Back to Redhill, where a bit of fancy footwork along the A25 took me away from the shopping mall that appeared to have replaced the town centre, and to the south. Redhill's former 'asylum for idiots', the Royal Earlswood Hospital has - like so many of London's green belt asylums - been redeveloped as housing. The main building is imposing and impressive (you can see it from the railway line), as befits an establishment that was the residence of the Queen Mother's nieces for many secret years. It is now mocked by the cheap pastiche that surrounds it, buildings crammed together like Monopoly houses. There is still a gate, presumably to keep people out rather than in nowadays, though it's a pretty moot point.

From alongside the hospital (and leading past the newer East Surrey Hospital and the isolated housing estate (perhaps a 'New Village'?) of Whitebushes), a slightly monotonous bridleway and cycle track takes you south to Horley, staying a fairly consistent field's width away from the railway line. In several places, what was marked on the OS map as fields has been taken over by new housing estates. Many of these can be seen from the train. They do not look much more impressive close to.

The Farmhouse, just on the northern edge of Horley, lies alongside one of these estates, but has a good garden for a pint (and a magnificent 'smoking pavilion', in which the landlord has drolly made space for a bar "should the Government...ban alcohol in pubs in future"). Continuing clockwise round the town, I made for Thunderfield Castle, which looked more impressive on the map than it did with reality: a caravan site surrounded by a redundant moat of oily, stagnant water.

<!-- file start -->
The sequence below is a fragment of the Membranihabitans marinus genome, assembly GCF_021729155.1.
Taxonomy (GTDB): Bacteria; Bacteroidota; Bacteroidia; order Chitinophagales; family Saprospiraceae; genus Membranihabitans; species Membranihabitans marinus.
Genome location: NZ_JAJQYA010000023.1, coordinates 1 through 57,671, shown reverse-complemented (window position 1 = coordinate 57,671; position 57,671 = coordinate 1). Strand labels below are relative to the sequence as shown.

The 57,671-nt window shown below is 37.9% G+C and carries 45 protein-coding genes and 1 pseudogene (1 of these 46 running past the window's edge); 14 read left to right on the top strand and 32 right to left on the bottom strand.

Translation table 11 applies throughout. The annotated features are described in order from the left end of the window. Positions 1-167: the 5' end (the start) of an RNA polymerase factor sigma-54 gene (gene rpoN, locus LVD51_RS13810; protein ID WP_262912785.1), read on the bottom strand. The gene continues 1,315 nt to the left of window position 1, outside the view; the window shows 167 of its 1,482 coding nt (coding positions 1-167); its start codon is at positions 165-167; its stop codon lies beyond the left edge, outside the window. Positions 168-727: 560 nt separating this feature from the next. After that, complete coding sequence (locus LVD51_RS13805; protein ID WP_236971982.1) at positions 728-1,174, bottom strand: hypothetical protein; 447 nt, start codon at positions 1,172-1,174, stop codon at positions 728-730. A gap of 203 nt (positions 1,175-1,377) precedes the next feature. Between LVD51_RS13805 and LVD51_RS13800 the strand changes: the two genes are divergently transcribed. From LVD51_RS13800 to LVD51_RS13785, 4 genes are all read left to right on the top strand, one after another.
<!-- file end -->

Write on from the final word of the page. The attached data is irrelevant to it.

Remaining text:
Modern buildings down these small back streets and bridleways were far more effectively secured, with electric gates and high hedges protecting the privacy of large houses and large cars.

Clear of Horley, the roar of the motorway grows again as you approach the M23 spur to Gatwick, this time mixed with the intermittent rattling of trains and the keening whine of aircraft. Cows in the fields alongside seem curiously nonchalant, as I creep through the din and the brambles to the airport.

Stats: 2.5 hours, 12.75km, 8 miles

Saturday, 15 August 2009

I fell in love with the beautiful highway

"The journey of 1,000 miles starts with a single step"

I spend so much time travelling between London and Brighton, that I thought it would be worth walking the route, if only to understand better the familiar but always half-glimpsed landscape as it flashes past the window.

Coulsdon South was the starting point. I wanted the trip to be more honest than scenic, but trudging through Streatham, Norbury, Purley and all points in between seemed to be an exercise in unnecessary masochism. A few yards from the station, the path across Farthing Downs takes you to the top of the North Downs, the hillsides dotted with forests in one direction and suburban villas in another. The road narrows and continues down towards Chaldon, with huge SUVs squeezing past each other, rushing to conclude the slightly furtive business that seems to dominate London's fringes.